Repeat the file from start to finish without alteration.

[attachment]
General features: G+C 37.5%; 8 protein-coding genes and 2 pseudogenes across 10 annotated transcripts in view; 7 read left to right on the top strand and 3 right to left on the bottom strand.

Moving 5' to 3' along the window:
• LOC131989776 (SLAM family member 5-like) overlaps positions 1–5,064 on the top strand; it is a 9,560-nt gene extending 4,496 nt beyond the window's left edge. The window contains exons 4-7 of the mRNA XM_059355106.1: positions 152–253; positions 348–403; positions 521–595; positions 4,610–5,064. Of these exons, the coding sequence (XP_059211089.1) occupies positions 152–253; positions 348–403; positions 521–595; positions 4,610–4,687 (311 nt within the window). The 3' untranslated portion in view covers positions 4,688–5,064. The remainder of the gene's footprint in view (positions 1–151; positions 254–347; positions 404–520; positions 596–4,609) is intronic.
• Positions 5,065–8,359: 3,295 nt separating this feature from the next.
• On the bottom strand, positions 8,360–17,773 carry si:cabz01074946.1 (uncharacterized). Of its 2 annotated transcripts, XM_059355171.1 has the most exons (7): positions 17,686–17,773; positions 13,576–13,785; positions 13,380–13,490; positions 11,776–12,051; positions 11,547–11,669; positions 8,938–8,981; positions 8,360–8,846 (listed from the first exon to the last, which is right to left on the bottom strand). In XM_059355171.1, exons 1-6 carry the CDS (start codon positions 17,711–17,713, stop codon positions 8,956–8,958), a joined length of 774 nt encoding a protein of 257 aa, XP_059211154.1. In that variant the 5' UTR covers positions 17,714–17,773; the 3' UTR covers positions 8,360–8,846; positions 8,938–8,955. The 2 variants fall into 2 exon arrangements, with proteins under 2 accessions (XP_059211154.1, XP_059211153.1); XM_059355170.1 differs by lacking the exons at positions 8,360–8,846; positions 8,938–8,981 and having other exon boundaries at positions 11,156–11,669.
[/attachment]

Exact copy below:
General features: G+C 37.5%; 8 protein-coding genes and 2 pseudogenes across 10 annotated transcripts in view; 7 read left to right on the top strand and 3 right to left on the bottom strand.

Moving 5' to 3' along the window:
• LOC131989776 (SLAM family member 5-like) overlaps positions 1–5,064 on the top strand; it is a 9,560-nt gene extending 4,496 nt beyond the window's left edge. The window contains exons 4-7 of the mRNA XM_059355106.1: positions 152–253; positions 348–403; positions 521–595; positions 4,610–5,064. Of these exons, the coding sequence (XP_059211089.1) occupies positions 152–253; positions 348–403; positions 521–595; positions 4,610–4,687 (311 nt within the window). The 3' untranslated portion in view covers positions 4,688–5,064. The remainder of the gene's footprint in view (positions 1–151; positions 254–347; positions 404–520; positions 596–4,609) is intronic.
• Positions 5,065–8,359: 3,295 nt separating this feature from the next.
• On the bottom strand, positions 8,360–17,773 carry si:cabz01074946.1 (uncharacterized). Of its 2 annotated transcripts, XM_059355171.1 has the most exons (7): positions 17,686–17,773; positions 13,576–13,785; positions 13,380–13,490; positions 11,776–12,051; positions 11,547–11,669; positions 8,938–8,981; positions 8,360–8,846 (listed from the first exon to the last, which is right to left on the bottom strand). In XM_059355171.1, exons 1-6 carry the CDS (start codon positions 17,711–17,713, stop codon positions 8,956–8,958), a joined length of 774 nt encoding a protein of 257 aa, XP_059211154.1. In that variant the 5' UTR covers positions 17,714–17,773; the 3' UTR covers positions 8,360–8,846; positions 8,938–8,955. The 2 variants fall into 2 exon arrangements, with proteins under 2 accessions (XP_059211154.1, XP_059211153.1); XM_059355170.1 differs by lacking the exons at positions 8,360–8,846; positions 8,938–8,981 and having other exon boundaries at positions 11,156–11,669.